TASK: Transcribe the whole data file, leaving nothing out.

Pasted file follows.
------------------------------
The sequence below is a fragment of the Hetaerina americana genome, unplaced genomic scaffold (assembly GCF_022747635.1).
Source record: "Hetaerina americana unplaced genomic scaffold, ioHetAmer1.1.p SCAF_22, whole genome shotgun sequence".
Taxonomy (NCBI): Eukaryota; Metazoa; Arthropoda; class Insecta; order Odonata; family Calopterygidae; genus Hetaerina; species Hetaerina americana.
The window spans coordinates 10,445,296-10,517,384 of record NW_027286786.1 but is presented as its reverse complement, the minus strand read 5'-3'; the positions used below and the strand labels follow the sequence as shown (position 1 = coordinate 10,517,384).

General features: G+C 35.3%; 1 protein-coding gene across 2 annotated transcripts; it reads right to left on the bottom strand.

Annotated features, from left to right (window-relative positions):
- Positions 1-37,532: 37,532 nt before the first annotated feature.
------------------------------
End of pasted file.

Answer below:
The sequence below is a fragment of the Hetaerina americana genome, unplaced genomic scaffold (assembly GCF_022747635.1).
Source record: "Hetaerina americana unplaced genomic scaffold, ioHetAmer1.1.p SCAF_22, whole genome shotgun sequence".
Taxonomy (NCBI): Eukaryota; Metazoa; Arthropoda; class Insecta; order Odonata; family Calopterygidae; genus Hetaerina; species Hetaerina americana.
The window spans coordinates 10,445,296-10,517,384 of record NW_027286786.1 but is presented as its reverse complement, the minus strand read 5'-3'; the positions used below and the strand labels follow the sequence as shown (position 1 = coordinate 10,517,384).

General features: G+C 35.3%; 1 protein-coding gene across 2 annotated transcripts; it reads right to left on the bottom strand.

Annotated features, from left to right (window-relative positions):
- Positions 1-37,532: 37,532 nt before the first annotated feature.